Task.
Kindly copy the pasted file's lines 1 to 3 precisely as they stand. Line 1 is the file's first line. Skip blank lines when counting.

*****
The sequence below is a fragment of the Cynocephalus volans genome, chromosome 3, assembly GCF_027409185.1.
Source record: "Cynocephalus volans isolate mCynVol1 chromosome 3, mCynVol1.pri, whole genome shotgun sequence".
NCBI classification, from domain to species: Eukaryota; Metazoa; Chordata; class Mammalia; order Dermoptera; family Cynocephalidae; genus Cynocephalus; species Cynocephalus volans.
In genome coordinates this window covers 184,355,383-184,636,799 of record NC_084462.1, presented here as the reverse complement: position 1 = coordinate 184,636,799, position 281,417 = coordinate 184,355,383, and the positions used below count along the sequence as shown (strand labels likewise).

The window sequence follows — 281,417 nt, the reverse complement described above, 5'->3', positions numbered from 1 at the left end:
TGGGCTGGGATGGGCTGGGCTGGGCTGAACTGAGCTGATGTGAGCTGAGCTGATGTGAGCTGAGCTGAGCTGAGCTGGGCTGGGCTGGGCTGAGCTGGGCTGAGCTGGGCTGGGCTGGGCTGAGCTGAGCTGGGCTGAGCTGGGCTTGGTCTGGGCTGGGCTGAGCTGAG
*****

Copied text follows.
The sequence below is a fragment of the Cynocephalus volans genome, chromosome 3, assembly GCF_027409185.1.
Source record: "Cynocephalus volans isolate mCynVol1 chromosome 3, mCynVol1.pri, whole genome shotgun sequence".
NCBI classification, from domain to species: Eukaryota; Metazoa; Chordata; class Mammalia; order Dermoptera; family Cynocephalidae; genus Cynocephalus; species Cynocephalus volans.